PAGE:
“In our estimate, Michigan best represented the path forward of bringing our vision for a credit union to life,” said Myers.
While Superbia claims to be the nation’s first credit union "by and for the LGBTQ community and its allies across the nation," the issue of a financial institution for that community is anything but new.
Some reports have credited the Dallas Gay Alliance with attempting to form the first such institution more than 30 years ago, but more recent attempts in Washington State helped pave the way for Superbia, and organizers say one key difference is the new institution's attempt at a nationwide reach.
Philip Endicott, a Washington-based LGBTQ advocate, spent years trying to launch a similar credit union, but those attempts were ultimately unsuccessful. Endicott said the launch of Superbia – whose organizers he met with during their start-up process – can be partly viewed as the culmination of those efforts.
“They’re doing identically what we sought to do,” he said. “They kind of picked up in our footsteps. We overlapped by maybe a year. I spent roughly five years working and researching the need and the hope for solvency with a credit union and the community.”
Along with those efforts, Endicott also contributed to a 2015 white paper from the Filene Research Institute, which he said identifies “a pretty dramatic need” for financial services in the LGBTQ community.
Financial institutions in more than half of all states can legally deny credit to consumers based on their sexual orientation, while similar barriers also exist surrounding housing, employment and more.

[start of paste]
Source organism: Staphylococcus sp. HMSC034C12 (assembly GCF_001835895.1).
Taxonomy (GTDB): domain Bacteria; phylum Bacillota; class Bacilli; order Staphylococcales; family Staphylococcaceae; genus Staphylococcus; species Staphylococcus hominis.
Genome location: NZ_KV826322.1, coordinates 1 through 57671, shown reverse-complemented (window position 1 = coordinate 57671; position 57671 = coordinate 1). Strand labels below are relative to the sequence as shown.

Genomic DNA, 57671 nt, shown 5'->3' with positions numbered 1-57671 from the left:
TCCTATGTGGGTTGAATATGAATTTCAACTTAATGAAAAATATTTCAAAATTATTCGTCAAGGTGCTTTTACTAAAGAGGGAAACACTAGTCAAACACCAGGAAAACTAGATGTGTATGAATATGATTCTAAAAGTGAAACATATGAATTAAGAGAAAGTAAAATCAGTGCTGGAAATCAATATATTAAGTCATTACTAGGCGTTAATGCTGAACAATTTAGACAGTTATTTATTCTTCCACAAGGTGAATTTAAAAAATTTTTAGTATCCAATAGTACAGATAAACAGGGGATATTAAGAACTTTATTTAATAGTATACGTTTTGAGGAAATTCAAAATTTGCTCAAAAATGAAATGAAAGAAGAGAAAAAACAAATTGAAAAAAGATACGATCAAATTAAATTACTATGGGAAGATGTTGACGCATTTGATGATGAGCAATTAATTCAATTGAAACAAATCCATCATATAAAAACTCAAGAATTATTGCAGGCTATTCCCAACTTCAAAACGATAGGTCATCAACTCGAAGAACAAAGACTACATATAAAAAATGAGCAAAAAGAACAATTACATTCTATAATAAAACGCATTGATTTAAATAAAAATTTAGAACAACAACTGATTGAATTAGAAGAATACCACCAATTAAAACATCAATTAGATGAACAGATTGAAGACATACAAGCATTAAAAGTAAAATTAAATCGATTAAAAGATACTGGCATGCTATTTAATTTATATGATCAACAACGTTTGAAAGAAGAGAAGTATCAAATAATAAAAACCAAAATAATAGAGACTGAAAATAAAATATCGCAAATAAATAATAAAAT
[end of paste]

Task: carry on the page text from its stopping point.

A 2018 study from Experian found 62% of LGBTQ respondents had experienced financial challenges as a result of their sexuality or gender identity. Among the most common responses were higher housing costs as a result of discrimination (11%), marriage inequality leading to a reduction in retirement security for couples (11%) and discrimination or harassment while at work (13%).
These consumers also face higher borrowing costs. While an average of 0.2 percentage points is minimal for an individual borrower, analysis from the Proceedings of the National Academy of Sciences found that equates to as much as $86 million per year in additional fees for this market.
The right time
Many said that the timing is right for a credit union focused on this demographic.
“Things were going quite well with the Supreme Court decision [in 2015 legalizing same-sex marriage] and then a year or so later we had transgender people being disqualified from the military [and] people losing their jobs because of a choice to become who they feel and believe they are,” said Endicott. “So that’s a really great reason why a financial institution dedicated to this community is important.”
Anna Foote, southeast regional director for Inclusiv, said the new institution will fit well with the movement’s tradition of serving communities in need.
“A marginalized community typically has been discriminated against for a long time, and its members feel they would be better served by someone who understands them – and that is what credit unions are all about,” Foote said.
This story was updated at 4:21 P.M. on Sept. 30, 2019.